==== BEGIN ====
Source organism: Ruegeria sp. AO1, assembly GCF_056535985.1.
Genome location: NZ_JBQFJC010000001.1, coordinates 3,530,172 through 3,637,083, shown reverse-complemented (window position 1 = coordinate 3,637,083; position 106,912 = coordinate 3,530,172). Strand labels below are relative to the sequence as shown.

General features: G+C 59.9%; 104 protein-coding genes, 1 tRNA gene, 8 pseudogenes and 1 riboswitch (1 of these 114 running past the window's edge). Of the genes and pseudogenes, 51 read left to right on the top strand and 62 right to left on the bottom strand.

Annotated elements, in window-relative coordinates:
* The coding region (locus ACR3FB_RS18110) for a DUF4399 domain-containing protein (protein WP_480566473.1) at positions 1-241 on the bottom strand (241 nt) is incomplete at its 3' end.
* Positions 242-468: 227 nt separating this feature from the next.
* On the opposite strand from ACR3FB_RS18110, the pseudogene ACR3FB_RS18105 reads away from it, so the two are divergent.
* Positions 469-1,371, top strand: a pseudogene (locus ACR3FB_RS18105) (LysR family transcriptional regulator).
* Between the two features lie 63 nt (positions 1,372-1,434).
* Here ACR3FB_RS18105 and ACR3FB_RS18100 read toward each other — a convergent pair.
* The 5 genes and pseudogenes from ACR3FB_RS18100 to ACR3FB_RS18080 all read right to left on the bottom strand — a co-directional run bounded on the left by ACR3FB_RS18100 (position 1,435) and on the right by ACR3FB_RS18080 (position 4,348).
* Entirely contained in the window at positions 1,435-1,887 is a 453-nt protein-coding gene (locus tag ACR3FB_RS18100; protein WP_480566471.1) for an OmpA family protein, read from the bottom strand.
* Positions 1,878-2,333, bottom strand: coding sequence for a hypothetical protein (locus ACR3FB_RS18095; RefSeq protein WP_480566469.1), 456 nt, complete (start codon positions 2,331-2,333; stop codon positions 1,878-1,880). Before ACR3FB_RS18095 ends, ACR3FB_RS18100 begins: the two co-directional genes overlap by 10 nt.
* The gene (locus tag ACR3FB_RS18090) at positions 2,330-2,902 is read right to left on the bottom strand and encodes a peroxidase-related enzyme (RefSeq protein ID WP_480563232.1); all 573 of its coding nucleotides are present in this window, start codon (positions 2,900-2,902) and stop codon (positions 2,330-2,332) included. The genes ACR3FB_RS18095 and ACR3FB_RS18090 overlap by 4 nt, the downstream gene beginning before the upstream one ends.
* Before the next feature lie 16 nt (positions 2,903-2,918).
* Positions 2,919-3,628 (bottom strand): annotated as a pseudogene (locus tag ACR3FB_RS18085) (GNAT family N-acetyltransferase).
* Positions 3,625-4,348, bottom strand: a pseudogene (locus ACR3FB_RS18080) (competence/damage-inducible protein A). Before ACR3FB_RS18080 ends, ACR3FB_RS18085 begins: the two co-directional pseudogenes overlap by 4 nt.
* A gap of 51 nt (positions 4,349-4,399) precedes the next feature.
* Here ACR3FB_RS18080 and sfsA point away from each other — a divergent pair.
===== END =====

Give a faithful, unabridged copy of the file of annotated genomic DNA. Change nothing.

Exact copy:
Source organism: Ruegeria sp. AO1, assembly GCF_056535985.1.
Genome location: NZ_JBQFJC010000001.1, coordinates 3,530,172 through 3,637,083, shown reverse-complemented (window position 1 = coordinate 3,637,083; position 106,912 = coordinate 3,530,172). Strand labels below are relative to the sequence as shown.

General features: G+C 59.9%; 104 protein-coding genes, 1 tRNA gene, 8 pseudogenes and 1 riboswitch (1 of these 114 running past the window's edge). Of the genes and pseudogenes, 51 read left to right on the top strand and 62 right to left on the bottom strand.

Annotated elements, in window-relative coordinates:
* The coding region (locus ACR3FB_RS18110) for a DUF4399 domain-containing protein (protein WP_480566473.1) at positions 1-241 on the bottom strand (241 nt) is incomplete at its 3' end.
* Positions 242-468: 227 nt separating this feature from the next.
* On the opposite strand from ACR3FB_RS18110, the pseudogene ACR3FB_RS18105 reads away from it, so the two are divergent.
* Positions 469-1,371, top strand: a pseudogene (locus ACR3FB_RS18105) (LysR family transcriptional regulator).
* Between the two features lie 63 nt (positions 1,372-1,434).
* Here ACR3FB_RS18105 and ACR3FB_RS18100 read toward each other — a convergent pair.
* The 5 genes and pseudogenes from ACR3FB_RS18100 to ACR3FB_RS18080 all read right to left on the bottom strand — a co-directional run bounded on the left by ACR3FB_RS18100 (position 1,435) and on the right by ACR3FB_RS18080 (position 4,348).
* Entirely contained in the window at positions 1,435-1,887 is a 453-nt protein-coding gene (locus tag ACR3FB_RS18100; protein WP_480566471.1) for an OmpA family protein, read from the bottom strand.
* Positions 1,878-2,333, bottom strand: coding sequence for a hypothetical protein (locus ACR3FB_RS18095; RefSeq protein WP_480566469.1), 456 nt, complete (start codon positions 2,331-2,333; stop codon positions 1,878-1,880). Before ACR3FB_RS18095 ends, ACR3FB_RS18100 begins: the two co-directional genes overlap by 10 nt.
* The gene (locus tag ACR3FB_RS18090) at positions 2,330-2,902 is read right to left on the bottom strand and encodes a peroxidase-related enzyme (RefSeq protein ID WP_480563232.1); all 573 of its coding nucleotides are present in this window, start codon (positions 2,900-2,902) and stop codon (positions 2,330-2,332) included. The genes ACR3FB_RS18095 and ACR3FB_RS18090 overlap by 4 nt, the downstream gene beginning before the upstream one ends.
* Before the next feature lie 16 nt (positions 2,903-2,918).
* Positions 2,919-3,628 (bottom strand): annotated as a pseudogene (locus tag ACR3FB_RS18085) (GNAT family N-acetyltransferase).
* Positions 3,625-4,348, bottom strand: a pseudogene (locus ACR3FB_RS18080) (competence/damage-inducible protein A). Before ACR3FB_RS18080 ends, ACR3FB_RS18085 begins: the two co-directional pseudogenes overlap by 4 nt.
* A gap of 51 nt (positions 4,349-4,399) precedes the next feature.
* Here ACR3FB_RS18080 and sfsA point away from each other — a divergent pair.